Featured image above was taken with a Nikon D3200 in 2014 and edited in iPhoto
Early in 2018 I started using tripods again after years of mostly hand held. My flower photos improved doing that. I was bored after having my Nikon D5500 for 3 years so even though I really liked that camera I started looking for my next larger digital camera. I wanted to get a Nikon and wanted to get their upcoming mirrorless. But back in the spring of last year there were only rumors about when the new Nikon would be out and it looked like it might be the spring of 2019 before you could get one. So when Nikon sent me a low price on the D750, 24-120mm, and grip I bought one. I also got the Nikon 50mm f1.4 at the same time. Total for everything including tax and shipping was about $2,500.
After using the flyweight and very easy to use Nikon D5500 for several years when I got the D750 I did not like it at all. Too big and heavy. With the 24-120mm zoom on it the size seemed gargantuan compared to the D5500. It hurt my 71 year old right hand with a little arthritis. But I then got a Peak Strap and used the 50mm lens and the 750 started to grow on me. The controls of the Nikon D750 were easy to learn and very intuitive after having two crop body Nikons. The Peak strap was a big improvement over the strap that came with the camera. I only shot stills with the 750. For video I used my iPhone X. I also tried using some of the FX lenses on my D5500 DX Nikon body. The better lenses made the smaller Nikon a lot better. Images from the 5500 and either FX lens were very nearly the same as using the D750. On the other hand the 750 focused much quicker and the viewfinder was way better.
The Nikon D750 had buttons for most adjustments that were easy to find and when you needed to use the menu on the back screen it was obvious that Nikon had spent some time designing them to be intuitive. But what the D750 did not solve was washed out mid day full sun colors. Looking back on it now it is obvious that I should have stuck with the D750 longer and learned to improve this problem instead of jumping to the Sony system. I did not find out till later that using live view on the Nikon you could see a histogram before shooting. But I did use bracketing with the 750 and that worked well.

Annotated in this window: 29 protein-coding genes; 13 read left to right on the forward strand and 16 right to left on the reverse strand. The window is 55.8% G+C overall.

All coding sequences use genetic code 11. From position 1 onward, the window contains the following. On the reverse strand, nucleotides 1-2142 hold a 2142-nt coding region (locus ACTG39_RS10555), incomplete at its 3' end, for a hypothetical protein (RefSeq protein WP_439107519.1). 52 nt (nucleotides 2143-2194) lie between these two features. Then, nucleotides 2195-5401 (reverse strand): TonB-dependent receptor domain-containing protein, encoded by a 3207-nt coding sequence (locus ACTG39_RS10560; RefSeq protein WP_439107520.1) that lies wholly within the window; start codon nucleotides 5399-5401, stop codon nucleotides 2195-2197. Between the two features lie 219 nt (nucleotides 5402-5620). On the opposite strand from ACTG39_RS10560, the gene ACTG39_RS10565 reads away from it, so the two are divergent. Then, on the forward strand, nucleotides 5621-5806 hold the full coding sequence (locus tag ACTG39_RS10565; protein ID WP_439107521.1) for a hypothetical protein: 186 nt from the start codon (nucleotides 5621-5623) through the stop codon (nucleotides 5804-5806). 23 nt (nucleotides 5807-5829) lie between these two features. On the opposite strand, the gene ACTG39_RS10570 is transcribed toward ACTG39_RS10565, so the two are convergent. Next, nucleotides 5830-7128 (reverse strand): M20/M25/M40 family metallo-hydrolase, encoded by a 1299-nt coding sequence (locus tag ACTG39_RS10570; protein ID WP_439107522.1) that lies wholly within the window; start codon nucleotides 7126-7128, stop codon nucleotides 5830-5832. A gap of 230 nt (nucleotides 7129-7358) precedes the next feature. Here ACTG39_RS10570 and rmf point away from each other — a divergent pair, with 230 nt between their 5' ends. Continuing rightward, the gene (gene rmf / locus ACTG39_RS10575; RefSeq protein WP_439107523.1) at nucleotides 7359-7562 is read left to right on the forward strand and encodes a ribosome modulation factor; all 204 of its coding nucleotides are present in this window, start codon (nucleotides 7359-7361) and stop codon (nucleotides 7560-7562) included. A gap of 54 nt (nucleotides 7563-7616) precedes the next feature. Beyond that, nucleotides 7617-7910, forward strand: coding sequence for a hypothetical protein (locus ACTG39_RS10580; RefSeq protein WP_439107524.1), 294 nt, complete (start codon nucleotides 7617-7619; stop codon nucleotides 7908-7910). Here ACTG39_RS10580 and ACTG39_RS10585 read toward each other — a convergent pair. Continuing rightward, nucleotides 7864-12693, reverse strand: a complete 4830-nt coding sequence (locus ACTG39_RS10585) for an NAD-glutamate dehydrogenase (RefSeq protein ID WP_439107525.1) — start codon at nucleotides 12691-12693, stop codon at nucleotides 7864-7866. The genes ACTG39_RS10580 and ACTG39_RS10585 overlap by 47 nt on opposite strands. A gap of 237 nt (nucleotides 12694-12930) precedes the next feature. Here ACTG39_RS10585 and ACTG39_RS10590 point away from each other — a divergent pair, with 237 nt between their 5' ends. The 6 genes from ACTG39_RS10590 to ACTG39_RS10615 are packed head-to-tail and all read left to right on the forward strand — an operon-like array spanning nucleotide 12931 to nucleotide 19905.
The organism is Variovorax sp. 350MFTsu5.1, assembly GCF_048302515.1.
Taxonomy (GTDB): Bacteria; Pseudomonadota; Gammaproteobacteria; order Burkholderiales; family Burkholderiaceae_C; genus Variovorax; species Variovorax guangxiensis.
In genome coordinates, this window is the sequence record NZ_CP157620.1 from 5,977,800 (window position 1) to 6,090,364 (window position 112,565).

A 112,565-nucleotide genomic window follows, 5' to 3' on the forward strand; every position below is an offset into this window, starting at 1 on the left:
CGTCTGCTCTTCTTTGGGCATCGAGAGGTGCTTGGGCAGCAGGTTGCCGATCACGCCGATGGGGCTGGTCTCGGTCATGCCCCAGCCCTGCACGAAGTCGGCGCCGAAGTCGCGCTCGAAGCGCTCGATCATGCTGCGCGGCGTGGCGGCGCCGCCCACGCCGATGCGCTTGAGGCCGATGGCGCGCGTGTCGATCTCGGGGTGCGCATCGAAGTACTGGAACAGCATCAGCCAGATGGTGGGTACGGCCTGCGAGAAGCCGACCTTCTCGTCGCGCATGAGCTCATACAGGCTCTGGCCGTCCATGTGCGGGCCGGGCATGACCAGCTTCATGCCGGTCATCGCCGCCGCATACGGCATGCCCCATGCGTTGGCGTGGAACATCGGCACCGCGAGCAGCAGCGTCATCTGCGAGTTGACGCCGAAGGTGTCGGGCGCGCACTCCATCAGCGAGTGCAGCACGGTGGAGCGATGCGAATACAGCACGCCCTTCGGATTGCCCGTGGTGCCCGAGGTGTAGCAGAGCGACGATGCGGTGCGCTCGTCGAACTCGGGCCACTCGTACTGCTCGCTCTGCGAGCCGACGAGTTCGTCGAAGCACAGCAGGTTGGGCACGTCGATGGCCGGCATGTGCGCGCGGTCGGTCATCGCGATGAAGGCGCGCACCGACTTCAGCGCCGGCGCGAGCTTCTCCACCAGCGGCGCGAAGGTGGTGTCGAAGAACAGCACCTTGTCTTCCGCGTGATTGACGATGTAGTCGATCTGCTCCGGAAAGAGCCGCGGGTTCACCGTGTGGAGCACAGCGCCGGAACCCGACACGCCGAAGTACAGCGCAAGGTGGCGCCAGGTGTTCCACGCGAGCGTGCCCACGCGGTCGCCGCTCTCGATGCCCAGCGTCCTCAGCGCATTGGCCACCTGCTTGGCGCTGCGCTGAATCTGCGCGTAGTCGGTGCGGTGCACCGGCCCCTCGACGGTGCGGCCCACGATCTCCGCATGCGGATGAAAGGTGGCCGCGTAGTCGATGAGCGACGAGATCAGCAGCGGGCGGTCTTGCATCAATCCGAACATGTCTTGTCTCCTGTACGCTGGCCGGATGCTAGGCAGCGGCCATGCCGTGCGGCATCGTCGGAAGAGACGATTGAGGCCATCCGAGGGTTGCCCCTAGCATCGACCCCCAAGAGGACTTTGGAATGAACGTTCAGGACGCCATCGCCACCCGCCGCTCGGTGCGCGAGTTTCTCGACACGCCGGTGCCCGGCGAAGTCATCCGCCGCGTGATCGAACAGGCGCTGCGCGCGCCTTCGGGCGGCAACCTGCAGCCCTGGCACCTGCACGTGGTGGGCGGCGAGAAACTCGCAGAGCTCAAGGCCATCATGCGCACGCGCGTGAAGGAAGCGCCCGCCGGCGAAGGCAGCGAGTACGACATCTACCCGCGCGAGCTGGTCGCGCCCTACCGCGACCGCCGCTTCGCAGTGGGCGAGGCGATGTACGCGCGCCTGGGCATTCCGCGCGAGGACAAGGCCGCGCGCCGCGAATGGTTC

The full frame Nikon came with us on our summer motorhome trip and after a while I just got used to the size of it. The D5500 was still much lighter and easier to handle, but the D750 was OK.
My film photography in the first 6-7 months of 2018 suffered because I kept experimenting with different film stocks, using expired rolls, and using labs that were not great. This has now changed and I went back to using my preferred and unexpired film stocks plus two of the best labs and now my film shots look great.
We got back from our long summer trip in late August and by this time Nikon had set a date for intro of both their Z6 & 7. Sony was selling lots of A7iii and A7riii. After watching about 1,000 (exaggeration) you tube videos I decided in Oct to buy a Nikon Z7 or 6. I called George’s photo and then went down with the intention of buying a Z camera. While there I chickened out getting the new Nikon Z7 because it was expensive, new, and getting mixed reviews. I have a number of Sony-Minolta lenses that will adapt easily to the A7iii, and made the spit second fall back decision to get the Sony A7iii and 55mm f1.8 and not the Z7. Likely if the Z6 would have been available then I might have gone that way. I figured, “If you don’t like the Sony you can sell it. The price was not in the same range as the Z7 and the Sony was very very popular so no problem selling it.” The next day I got the Sony A7iii, LA EA4 Sony adapter, and Zeiss 55mm f1.8.
Right away after getting the Sony it was obvious that it was difficult to use and confusing. I had had 4 Sony compact cameras over the years so I knew a little about the Sony menu system.
I did find that the sony adapter worked well with the Minolta A mount glass. But while several of the Minolta lenses worked brilliantly on the film camera they were made for the Sony A7iii image quality with them was just not as good. Why, I suspect these lenses were developed for film and the A mount. They just don’t perform as well as when adapted. This is stated over and over again by Ken Rockwell in his blog kenrockwell.com which you should read. I agree with him.
Just before Christmas I bought the Sony G 24-105mm f4 lens for the A7. It works great, $1,300. I bought this as I liked the Nikon 24-120mm f4 and missed it’s abilities. This Sony is essentially the same but does not cut the corners just a bit at 24mm like the Nikon did. I only paid $500 for the Nikon and the construction quality seemed just as good. Plus the D750 was quite well weather sealed and the Sony A7iii does not seem to be.
The switch to Sony from Nikon was painless. I found willing buyers quickly for all of my Nikon gear. I sold the D750 and 24-120mm for very little less than I paid. But of course less the ebay sellers fee. The D5500 I used for 3 1/2 years and sold it with kit lens for around 60% of what I paid. The Sony HX80 sold for about 60% of what I paid and I only used it 1 1/2 years.
So what did I loose and gain by all of these transactions.
I gained eye auto focus.
I lost one camera I loved – D5500 and two I liked – Nikon D750 & Sony HX80 and gained one camera that is technically very competent that is growing on me a bit but so far I would have to say I only like it slightly.
If I had it to do over again I would go back to what I had.